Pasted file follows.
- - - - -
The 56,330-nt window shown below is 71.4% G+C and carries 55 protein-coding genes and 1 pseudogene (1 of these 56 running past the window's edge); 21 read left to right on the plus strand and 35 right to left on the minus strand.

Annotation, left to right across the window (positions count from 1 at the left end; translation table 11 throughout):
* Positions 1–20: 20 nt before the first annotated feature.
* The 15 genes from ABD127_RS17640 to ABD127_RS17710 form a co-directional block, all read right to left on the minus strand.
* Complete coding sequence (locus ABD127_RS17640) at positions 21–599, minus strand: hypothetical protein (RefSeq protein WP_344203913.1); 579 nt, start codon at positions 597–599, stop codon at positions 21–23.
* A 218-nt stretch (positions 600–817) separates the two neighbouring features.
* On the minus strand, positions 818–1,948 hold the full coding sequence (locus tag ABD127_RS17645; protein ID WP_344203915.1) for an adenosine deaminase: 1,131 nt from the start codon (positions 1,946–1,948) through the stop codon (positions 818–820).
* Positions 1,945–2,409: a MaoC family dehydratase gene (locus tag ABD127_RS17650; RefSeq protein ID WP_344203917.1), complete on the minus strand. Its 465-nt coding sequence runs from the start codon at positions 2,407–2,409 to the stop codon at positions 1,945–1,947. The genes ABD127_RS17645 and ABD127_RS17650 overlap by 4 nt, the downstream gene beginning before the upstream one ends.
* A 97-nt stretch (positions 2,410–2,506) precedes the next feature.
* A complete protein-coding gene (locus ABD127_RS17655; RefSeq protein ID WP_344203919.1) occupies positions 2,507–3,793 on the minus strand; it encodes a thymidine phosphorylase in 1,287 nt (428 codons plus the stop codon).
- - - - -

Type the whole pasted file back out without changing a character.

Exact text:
The 56,330-nt window shown below is 71.4% G+C and carries 55 protein-coding genes and 1 pseudogene (1 of these 56 running past the window's edge); 21 read left to right on the plus strand and 35 right to left on the minus strand.

Annotation, left to right across the window (positions count from 1 at the left end; translation table 11 throughout):
* Positions 1–20: 20 nt before the first annotated feature.
* The 15 genes from ABD127_RS17640 to ABD127_RS17710 form a co-directional block, all read right to left on the minus strand.
* Complete coding sequence (locus ABD127_RS17640) at positions 21–599, minus strand: hypothetical protein (RefSeq protein WP_344203913.1); 579 nt, start codon at positions 597–599, stop codon at positions 21–23.
* A 218-nt stretch (positions 600–817) separates the two neighbouring features.
* On the minus strand, positions 818–1,948 hold the full coding sequence (locus tag ABD127_RS17645; protein ID WP_344203915.1) for an adenosine deaminase: 1,131 nt from the start codon (positions 1,946–1,948) through the stop codon (positions 818–820).
* Positions 1,945–2,409: a MaoC family dehydratase gene (locus tag ABD127_RS17650; RefSeq protein ID WP_344203917.1), complete on the minus strand. Its 465-nt coding sequence runs from the start codon at positions 2,407–2,409 to the stop codon at positions 1,945–1,947. The genes ABD127_RS17645 and ABD127_RS17650 overlap by 4 nt, the downstream gene beginning before the upstream one ends.
* A 97-nt stretch (positions 2,410–2,506) precedes the next feature.
* A complete protein-coding gene (locus ABD127_RS17655; RefSeq protein ID WP_344203919.1) occupies positions 2,507–3,793 on the minus strand; it encodes a thymidine phosphorylase in 1,287 nt (428 codons plus the stop codon).